Federation’s Rosenthal joins Green America & Social Investment Forum Hailing Shift
(April 25, 2011 – New York, NY) Community investing is already the unsung hero in thousands of towns and neighborhoods across America, where it quietly has added jobs, local services and support for small businesses where traditional lenders have been unable or unwilling to do so. In 2011, community investing is poised to become much more widely visible as a result of three trends that could boost related investments from individuals and institutions, according to experts from the Social Investment Forum (SIF), Green America, and the Federation.
Community investment involves capital from investors and lenders that is directed, typically via community development financial institutions (CDFIs) and other community investing institutions, to communities and individuals that are underserved by traditional financial services. According to a major 2010 Social Investment Forum Foundation report (the most recent data set currently available), assets in community investing institutions rose more than 60 percent from $25 billion in 2007 to $41.7 billion at the start of 2010, reflecting healthy growth in all four categories of community investing institutions: community development banks, community development credit unions, community development loan funds and community development venture capital funds.
In a news conference held on April 13, SIF, Green America, and the Federation identified three major trends expected to continue leading the surge in community investing in 2011:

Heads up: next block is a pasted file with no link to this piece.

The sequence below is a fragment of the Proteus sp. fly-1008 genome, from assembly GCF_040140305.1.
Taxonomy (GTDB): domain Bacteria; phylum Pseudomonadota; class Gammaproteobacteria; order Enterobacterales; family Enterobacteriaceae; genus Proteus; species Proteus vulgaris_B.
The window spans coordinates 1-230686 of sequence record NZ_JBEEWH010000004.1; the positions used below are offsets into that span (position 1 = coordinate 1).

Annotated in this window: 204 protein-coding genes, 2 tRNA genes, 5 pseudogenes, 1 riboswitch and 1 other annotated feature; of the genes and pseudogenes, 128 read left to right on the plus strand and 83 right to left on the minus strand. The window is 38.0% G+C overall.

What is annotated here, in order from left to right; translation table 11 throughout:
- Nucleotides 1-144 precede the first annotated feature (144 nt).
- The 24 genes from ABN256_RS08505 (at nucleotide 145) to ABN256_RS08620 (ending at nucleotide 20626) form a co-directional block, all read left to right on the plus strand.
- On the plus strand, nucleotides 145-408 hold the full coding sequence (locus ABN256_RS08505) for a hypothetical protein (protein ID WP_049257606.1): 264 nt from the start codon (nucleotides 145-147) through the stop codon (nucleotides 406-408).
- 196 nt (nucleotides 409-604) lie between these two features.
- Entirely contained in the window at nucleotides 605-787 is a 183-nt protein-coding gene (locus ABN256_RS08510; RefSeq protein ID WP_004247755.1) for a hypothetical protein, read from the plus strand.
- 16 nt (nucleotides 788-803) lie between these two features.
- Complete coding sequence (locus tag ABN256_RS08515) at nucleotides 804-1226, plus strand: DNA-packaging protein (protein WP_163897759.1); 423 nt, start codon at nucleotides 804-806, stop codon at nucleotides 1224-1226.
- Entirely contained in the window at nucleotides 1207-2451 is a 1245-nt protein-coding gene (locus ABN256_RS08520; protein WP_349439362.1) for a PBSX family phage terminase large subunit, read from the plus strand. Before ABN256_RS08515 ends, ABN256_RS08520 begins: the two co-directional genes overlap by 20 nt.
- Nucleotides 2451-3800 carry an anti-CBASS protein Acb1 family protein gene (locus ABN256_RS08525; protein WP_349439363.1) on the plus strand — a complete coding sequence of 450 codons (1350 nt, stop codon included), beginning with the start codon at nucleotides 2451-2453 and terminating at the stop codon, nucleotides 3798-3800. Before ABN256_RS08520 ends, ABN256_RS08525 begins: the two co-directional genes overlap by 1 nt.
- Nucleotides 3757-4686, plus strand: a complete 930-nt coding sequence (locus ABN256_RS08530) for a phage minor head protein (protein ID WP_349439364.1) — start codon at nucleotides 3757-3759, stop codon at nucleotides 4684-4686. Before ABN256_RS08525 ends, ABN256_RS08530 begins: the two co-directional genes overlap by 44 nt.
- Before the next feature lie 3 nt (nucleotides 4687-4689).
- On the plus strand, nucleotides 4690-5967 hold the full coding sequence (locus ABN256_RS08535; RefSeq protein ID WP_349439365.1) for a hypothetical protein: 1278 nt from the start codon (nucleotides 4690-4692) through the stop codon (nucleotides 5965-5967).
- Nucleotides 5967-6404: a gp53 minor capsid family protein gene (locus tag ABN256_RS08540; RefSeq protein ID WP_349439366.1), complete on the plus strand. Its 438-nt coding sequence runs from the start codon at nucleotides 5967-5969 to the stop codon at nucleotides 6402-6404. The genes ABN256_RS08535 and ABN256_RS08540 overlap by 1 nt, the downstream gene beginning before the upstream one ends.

- Consumers breaking up with mega-banks due to high fees and other abusive practices. Community development credit unions (CDCUs) and community development banks have benefited from increased membership, assets and deposits in recent years, helped in part by dissatisfied consumers angered at mainstream banks’ raising their fees and cutting back on credit throughout the recent recession. Additionally, on 2010 and 2011, The Huffington Post and Green America mounted major campaigns to encourage consumers to dump “abusive mega banks” in favor of community investing institutions.
- Rising institutional interest in community investing. Based on SIF’s latest Trends Report, institutions in several categories are now doing more community investing, thanks in part to SIF’s education and outreach efforts around this issue with financial advisors, investment managers and religious institutions nationwide. According to data from the Sustainable Endowments Institute, colleges and universities are now among the leaders in moving assets into community investing. With multi-million and sometimes billion dollar endowments, these shifts in investment provide major market pressure for mutual funds and money managers to provide more socially responsible investment options. Some institutions that more recently turned their attention to community investing include Mount Holyoke College, Macalester College, Dickinson College, Lehigh University, Vanderbilt University, and Skidmore College.
- Growing consumer awareness of community investing success stories. Most CDFI banks were formed after 1994, initially as small institutions to serve communities that had little access to mainstream financial services. Over the past decades, these institutions have grown at a greater rate than conventional banks of the same size by meeting pent-up demand. As community investing institutions meet local demands, they attract additional assets from individuals and institutions wanting to be part of such positive change and help local institutions to flourish.